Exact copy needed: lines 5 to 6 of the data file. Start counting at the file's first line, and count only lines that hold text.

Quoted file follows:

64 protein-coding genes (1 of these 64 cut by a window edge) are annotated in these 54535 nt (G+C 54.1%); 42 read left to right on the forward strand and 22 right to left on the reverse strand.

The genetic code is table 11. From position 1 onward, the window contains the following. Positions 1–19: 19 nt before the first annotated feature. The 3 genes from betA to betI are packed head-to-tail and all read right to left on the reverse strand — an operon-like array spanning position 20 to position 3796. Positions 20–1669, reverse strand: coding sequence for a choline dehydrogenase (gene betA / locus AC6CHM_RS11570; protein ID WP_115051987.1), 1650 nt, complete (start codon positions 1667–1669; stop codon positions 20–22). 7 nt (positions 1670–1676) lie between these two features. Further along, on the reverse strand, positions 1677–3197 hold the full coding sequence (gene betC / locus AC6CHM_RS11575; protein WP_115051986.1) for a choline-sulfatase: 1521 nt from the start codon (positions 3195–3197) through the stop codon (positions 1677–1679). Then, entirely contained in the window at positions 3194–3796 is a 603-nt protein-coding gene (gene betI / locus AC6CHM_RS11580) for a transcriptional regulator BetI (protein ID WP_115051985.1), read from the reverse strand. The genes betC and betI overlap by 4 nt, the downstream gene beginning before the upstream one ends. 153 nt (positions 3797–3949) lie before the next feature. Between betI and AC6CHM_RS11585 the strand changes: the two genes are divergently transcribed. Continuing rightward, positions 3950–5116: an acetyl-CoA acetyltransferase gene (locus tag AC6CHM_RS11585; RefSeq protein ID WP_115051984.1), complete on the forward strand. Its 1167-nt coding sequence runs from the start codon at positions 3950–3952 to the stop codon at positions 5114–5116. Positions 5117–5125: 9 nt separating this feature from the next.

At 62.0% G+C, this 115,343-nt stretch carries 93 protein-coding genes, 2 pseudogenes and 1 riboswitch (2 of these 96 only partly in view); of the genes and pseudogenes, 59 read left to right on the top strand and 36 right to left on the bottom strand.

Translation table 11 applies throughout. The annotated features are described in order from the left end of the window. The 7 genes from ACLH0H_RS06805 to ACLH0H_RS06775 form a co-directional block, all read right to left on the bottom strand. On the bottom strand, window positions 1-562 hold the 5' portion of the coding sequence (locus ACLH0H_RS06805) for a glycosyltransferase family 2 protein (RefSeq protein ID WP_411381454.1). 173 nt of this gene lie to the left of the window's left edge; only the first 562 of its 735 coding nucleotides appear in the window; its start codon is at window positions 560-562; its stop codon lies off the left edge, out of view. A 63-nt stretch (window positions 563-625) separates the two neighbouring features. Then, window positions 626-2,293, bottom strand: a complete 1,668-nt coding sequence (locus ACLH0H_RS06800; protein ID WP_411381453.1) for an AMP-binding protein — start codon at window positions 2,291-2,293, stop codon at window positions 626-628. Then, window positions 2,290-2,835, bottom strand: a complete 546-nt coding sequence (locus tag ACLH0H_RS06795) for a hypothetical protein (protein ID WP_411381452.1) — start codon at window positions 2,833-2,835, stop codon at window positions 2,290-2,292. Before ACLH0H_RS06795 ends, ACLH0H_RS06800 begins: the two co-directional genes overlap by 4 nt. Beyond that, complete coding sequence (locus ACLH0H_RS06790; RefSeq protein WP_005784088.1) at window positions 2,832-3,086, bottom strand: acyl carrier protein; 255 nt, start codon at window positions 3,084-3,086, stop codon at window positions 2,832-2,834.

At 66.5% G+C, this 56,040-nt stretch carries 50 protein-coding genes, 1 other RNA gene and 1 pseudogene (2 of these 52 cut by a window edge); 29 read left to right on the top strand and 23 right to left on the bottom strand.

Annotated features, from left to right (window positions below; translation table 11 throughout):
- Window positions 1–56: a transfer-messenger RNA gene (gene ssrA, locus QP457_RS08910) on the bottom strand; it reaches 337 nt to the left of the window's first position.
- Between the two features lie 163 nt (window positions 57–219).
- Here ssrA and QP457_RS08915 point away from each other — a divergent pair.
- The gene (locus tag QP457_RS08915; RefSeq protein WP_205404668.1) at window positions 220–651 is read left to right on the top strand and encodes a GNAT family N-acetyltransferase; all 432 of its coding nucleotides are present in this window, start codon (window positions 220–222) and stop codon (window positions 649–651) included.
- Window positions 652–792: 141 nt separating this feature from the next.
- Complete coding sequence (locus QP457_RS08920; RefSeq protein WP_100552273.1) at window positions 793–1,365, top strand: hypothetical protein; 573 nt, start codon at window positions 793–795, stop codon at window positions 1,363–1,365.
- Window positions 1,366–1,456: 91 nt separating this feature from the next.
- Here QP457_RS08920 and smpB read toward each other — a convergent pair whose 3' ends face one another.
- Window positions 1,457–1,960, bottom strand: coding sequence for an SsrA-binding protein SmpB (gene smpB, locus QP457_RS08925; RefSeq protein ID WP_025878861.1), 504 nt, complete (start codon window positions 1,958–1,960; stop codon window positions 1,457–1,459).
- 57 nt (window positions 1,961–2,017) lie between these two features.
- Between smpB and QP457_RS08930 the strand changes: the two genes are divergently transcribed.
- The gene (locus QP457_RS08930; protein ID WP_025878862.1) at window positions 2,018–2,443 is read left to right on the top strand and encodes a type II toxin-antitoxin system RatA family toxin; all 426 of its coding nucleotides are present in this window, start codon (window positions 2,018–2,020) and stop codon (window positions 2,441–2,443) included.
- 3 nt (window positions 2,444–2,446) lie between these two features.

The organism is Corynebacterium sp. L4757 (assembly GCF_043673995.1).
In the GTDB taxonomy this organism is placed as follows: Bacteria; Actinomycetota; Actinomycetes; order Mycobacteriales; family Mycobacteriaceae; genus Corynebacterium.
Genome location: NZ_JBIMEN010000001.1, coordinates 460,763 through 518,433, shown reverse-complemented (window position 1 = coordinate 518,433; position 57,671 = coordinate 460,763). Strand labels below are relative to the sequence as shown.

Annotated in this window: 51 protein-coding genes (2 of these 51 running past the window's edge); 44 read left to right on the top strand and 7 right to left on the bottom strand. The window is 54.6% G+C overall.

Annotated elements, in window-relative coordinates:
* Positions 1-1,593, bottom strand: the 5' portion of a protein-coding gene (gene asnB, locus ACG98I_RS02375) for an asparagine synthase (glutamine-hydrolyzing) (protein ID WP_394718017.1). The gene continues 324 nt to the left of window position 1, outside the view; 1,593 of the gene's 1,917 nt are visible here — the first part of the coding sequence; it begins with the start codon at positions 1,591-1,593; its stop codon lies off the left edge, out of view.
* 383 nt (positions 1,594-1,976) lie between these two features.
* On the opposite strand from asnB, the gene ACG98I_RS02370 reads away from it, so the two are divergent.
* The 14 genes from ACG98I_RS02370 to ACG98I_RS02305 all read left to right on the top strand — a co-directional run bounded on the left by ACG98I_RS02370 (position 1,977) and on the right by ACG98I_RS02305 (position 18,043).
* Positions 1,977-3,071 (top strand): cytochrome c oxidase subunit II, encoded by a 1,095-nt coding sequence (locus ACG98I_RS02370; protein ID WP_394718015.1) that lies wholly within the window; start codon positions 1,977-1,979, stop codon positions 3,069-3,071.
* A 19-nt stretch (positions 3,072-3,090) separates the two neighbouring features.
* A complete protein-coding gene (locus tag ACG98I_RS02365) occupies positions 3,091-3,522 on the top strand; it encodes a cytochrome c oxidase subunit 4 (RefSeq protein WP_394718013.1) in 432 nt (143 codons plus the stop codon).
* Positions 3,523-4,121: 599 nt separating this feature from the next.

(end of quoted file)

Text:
At 66.5% G+C, this 56,040-nt stretch carries 50 protein-coding genes, 1 other RNA gene and 1 pseudogene (2 of these 52 cut by a window edge); 29 read left to right on the top strand and 23 right to left on the bottom strand.

Annotated features, from left to right (window positions below; translation table 11 throughout):